Data breaches at universities could be detrimental

security of students and staff. Data breaches, especially relating to the personal information of pupils or staff, research data and intellectual property, could pose a huge risk for all.

Inadequate IT protection as well as human error could be key contributory factors to data loss. It is therefore vital that everyone is aware of the need to secure data as part of the data protection policy and usage guidelines.


Xperien CEO Wale Arewa warns that all educational institutions have a duty to protect sensitive information and data collected and used.


"They need to ensure that all the IT assets and the data held on them are properly managed and protected, from procurement to daily use and the eventual safe disposal, including recycling to recuperate any residual value for the school, college or university," he explains.


Arewa says this is made even more complicated by the proliferation of information across the entire network, where modern smart devices have been a real game-changer in the way educational institutions operate.


Besides theft or loss, another major risk for data leakage is when smart devices and traditional IT systems become redundant. From desktops and laptops to mobile devices such as smartphones and tablets, all have trusted links to the network and data systems.


In addition, storage media such as USB drives contain critical data and are no longer anyone's responsibility at end of life. This is when a robust and thorough process for IT disposition is vital.


"End-of-life IT assets can hold value for any organisation with the potential to recycle, re-sell or even reuse some items. However, it is crucial that these items are cleaned of data or destroyed securely to ensure data security legislation is adhered to and your establishment is not vulnerable," he warns.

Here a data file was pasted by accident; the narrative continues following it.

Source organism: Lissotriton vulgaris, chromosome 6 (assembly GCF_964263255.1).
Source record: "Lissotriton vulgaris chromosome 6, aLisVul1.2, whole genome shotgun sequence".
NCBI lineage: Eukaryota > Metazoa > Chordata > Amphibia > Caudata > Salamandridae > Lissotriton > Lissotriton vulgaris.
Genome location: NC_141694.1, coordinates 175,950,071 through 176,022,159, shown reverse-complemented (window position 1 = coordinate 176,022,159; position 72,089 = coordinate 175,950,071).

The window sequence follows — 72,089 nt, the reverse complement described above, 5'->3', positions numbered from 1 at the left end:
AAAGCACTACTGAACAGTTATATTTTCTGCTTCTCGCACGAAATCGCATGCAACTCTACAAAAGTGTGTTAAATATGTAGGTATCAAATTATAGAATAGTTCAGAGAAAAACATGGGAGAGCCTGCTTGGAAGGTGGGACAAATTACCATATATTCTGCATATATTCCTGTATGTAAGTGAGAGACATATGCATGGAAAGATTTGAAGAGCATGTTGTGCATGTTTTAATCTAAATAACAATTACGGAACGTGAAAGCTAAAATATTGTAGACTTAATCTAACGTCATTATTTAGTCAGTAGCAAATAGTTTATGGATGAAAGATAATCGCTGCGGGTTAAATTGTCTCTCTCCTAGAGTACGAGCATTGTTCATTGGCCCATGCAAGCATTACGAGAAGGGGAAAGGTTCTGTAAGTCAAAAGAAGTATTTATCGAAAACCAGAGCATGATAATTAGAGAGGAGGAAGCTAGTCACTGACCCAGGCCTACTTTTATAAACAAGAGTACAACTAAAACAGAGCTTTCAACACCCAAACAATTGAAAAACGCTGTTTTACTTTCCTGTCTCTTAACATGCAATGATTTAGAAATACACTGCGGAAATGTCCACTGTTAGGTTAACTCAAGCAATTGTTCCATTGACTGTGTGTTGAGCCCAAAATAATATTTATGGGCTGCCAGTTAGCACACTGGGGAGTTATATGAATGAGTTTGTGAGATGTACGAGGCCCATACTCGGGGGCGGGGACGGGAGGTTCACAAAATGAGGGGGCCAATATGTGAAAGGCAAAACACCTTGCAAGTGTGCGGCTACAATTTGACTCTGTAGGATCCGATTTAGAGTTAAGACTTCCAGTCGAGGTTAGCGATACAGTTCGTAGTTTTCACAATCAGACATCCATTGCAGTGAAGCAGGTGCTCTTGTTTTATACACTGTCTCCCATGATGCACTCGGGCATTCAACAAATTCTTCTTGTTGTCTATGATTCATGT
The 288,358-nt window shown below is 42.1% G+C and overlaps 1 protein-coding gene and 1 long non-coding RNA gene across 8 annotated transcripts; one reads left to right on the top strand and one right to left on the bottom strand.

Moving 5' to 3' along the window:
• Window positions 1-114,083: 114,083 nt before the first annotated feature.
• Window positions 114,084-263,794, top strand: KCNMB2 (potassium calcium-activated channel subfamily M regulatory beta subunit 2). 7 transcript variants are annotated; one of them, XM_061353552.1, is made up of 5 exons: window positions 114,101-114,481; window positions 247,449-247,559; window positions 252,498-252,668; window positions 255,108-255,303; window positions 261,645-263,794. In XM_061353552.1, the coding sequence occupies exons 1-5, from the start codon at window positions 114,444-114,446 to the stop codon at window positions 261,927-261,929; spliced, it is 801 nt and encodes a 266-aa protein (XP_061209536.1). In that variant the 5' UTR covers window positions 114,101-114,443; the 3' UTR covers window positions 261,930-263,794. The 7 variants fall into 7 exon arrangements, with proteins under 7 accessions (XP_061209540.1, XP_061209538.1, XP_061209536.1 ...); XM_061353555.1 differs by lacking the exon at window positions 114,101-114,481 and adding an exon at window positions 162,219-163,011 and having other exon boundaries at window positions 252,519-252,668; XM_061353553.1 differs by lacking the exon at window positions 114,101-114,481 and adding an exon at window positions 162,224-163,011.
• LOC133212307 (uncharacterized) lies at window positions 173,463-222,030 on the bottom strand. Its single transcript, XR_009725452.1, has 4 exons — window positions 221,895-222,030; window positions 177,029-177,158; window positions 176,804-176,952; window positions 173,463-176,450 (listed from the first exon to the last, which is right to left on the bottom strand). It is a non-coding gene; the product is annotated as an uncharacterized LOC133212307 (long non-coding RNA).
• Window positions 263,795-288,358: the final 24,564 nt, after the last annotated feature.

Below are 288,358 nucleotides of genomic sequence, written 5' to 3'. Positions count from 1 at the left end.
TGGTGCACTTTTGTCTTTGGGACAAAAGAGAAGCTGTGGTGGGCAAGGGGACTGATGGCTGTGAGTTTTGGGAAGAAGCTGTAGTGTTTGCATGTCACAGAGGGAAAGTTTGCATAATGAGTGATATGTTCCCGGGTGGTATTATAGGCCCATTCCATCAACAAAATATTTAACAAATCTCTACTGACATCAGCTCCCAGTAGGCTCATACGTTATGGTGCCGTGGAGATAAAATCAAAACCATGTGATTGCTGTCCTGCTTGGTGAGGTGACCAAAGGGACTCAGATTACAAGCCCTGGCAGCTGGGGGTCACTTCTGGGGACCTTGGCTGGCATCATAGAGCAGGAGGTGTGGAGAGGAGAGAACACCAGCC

Failing to implement the right IT asset disposal policies could put educational institutions at risk of falling foul of data protection regulations. They could also be wasting resources if their IT budget is not servicing their requirements properly.


"Keeping a close eye on all your assets and the data stored on them is an essential consideration and will ensure your budget is providing the level of service you require," says Arewa.


A well-designed ITAD policy makes it fully possible to avoid data loss on redundant assets and at the same time to reduce one's total cost of ownership. This can include data erasure, and where necessary, safely destroying the data device for complete assurance.


Arewa says ensuring secure and safe disposal of IT assets is critical. "Unwanted IT equipment can offer some return on investment. For example, a used computer hard disk drive can pose an obvious threat to data loss, but the rest of the machine may be fully serviceable and safe to re-use with a new HDD."


Selling safely erased equipment is an ideal way to recuperate value from items that are no longer required. Equally, once the data has been securely erased, these items would be ideal for charitable donations, ensuring unwanted items can be reused by worthy causes whilst also saving the potential environmental impact of disposal.


However, when an item has no intrinsic value left, recycling is the only option. As well as ensuring data is safely disposed of, some legacy items harbour dangerous substances and chemicals. To avoid any further ethical or legal issues, it is wise to ensure eWaste compliance.


"The perfect way to do this is to employ an expert disposal team who will remove any hazardous legacy items for safe disposal, ensuring environmental compliance," he concludes.

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